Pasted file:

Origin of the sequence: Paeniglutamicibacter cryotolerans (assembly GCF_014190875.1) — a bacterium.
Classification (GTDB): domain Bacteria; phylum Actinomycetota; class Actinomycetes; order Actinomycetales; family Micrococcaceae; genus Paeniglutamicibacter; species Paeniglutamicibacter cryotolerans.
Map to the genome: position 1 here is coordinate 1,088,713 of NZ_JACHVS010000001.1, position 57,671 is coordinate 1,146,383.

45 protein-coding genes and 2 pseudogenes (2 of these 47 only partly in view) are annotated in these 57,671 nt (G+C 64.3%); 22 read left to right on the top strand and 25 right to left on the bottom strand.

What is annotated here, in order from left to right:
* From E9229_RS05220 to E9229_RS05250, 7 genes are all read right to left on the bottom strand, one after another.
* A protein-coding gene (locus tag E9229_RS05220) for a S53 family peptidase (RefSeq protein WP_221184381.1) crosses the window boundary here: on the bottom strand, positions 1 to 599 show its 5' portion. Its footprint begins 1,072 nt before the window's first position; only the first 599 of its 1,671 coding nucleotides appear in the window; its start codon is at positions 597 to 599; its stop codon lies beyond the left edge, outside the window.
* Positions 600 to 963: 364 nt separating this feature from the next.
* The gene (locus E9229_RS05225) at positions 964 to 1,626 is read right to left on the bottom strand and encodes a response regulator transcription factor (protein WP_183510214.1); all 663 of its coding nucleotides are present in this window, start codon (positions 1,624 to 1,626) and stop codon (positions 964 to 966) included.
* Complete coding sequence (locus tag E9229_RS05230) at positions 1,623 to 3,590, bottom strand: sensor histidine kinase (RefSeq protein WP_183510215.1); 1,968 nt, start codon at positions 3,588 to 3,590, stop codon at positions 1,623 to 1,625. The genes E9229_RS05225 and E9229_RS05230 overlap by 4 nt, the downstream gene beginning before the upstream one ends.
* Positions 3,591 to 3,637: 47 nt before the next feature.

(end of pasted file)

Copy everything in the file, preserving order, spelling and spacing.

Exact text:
Origin of the sequence: Paeniglutamicibacter cryotolerans (assembly GCF_014190875.1) — a bacterium.
Classification (GTDB): domain Bacteria; phylum Actinomycetota; class Actinomycetes; order Actinomycetales; family Micrococcaceae; genus Paeniglutamicibacter; species Paeniglutamicibacter cryotolerans.
Map to the genome: position 1 here is coordinate 1,088,713 of NZ_JACHVS010000001.1, position 57,671 is coordinate 1,146,383.

45 protein-coding genes and 2 pseudogenes (2 of these 47 only partly in view) are annotated in these 57,671 nt (G+C 64.3%); 22 read left to right on the top strand and 25 right to left on the bottom strand.

What is annotated here, in order from left to right:
* From E9229_RS05220 to E9229_RS05250, 7 genes are all read right to left on the bottom strand, one after another.
* A protein-coding gene (locus tag E9229_RS05220) for a S53 family peptidase (RefSeq protein WP_221184381.1) crosses the window boundary here: on the bottom strand, positions 1 to 599 show its 5' portion. Its footprint begins 1,072 nt before the window's first position; only the first 599 of its 1,671 coding nucleotides appear in the window; its start codon is at positions 597 to 599; its stop codon lies beyond the left edge, outside the window.
* Positions 600 to 963: 364 nt separating this feature from the next.
* The gene (locus E9229_RS05225) at positions 964 to 1,626 is read right to left on the bottom strand and encodes a response regulator transcription factor (protein WP_183510214.1); all 663 of its coding nucleotides are present in this window, start codon (positions 1,624 to 1,626) and stop codon (positions 964 to 966) included.
* Complete coding sequence (locus tag E9229_RS05230) at positions 1,623 to 3,590, bottom strand: sensor histidine kinase (RefSeq protein WP_183510215.1); 1,968 nt, start codon at positions 3,588 to 3,590, stop codon at positions 1,623 to 1,625. The genes E9229_RS05225 and E9229_RS05230 overlap by 4 nt, the downstream gene beginning before the upstream one ends.
* Positions 3,591 to 3,637: 47 nt before the next feature.